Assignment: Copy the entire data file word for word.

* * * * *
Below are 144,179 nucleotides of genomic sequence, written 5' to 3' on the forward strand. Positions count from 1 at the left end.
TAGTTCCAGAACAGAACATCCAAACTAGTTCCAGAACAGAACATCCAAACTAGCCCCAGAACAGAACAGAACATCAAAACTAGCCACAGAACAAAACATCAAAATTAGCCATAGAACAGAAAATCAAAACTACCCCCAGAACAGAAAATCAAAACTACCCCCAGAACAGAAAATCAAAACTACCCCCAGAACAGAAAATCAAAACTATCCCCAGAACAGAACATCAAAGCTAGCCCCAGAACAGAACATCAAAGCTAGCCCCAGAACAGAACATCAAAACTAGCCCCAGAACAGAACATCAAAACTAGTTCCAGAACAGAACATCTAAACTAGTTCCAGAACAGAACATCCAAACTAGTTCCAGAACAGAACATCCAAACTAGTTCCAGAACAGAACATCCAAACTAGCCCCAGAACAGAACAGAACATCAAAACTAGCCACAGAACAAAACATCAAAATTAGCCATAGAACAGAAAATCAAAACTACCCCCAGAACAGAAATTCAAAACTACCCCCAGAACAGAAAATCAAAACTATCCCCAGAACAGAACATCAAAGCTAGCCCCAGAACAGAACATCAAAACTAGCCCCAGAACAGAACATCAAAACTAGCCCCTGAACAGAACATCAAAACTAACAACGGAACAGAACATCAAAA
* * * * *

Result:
Below are 144,179 nucleotides of genomic sequence, written 5' to 3' on the forward strand. Positions count from 1 at the left end.
TAGTTCCAGAACAGAACATCCAAACTAGTTCCAGAACAGAACATCCAAACTAGCCCCAGAACAGAACAGAACATCAAAACTAGCCACAGAACAAAACATCAAAATTAGCCATAGAACAGAAAATCAAAACTACCCCCAGAACAGAAAATCAAAACTACCCCCAGAACAGAAAATCAAAACTACCCCCAGAACAGAAAATCAAAACTATCCCCAGAACAGAACATCAAAGCTAGCCCCAGAACAGAACATCAAAGCTAGCCCCAGAACAGAACATCAAAACTAGCCCCAGAACAGAACATCAAAACTAGTTCCAGAACAGAACATCTAAACTAGTTCCAGAACAGAACATCCAAACTAGTTCCAGAACAGAACATCCAAACTAGTTCCAGAACAGAACATCCAAACTAGCCCCAGAACAGAACAGAACATCAAAACTAGCCACAGAACAAAACATCAAAATTAGCCATAGAACAGAAAATCAAAACTACCCCCAGAACAGAAATTCAAAACTACCCCCAGAACAGAAAATCAAAACTATCCCCAGAACAGAACATCAAAGCTAGCCCCAGAACAGAACATCAAAACTAGCCCCAGAACAGAACATCAAAACTAGCCCCTGAACAGAACATCAAAACTAACAACGGAACAGAACATCAAAA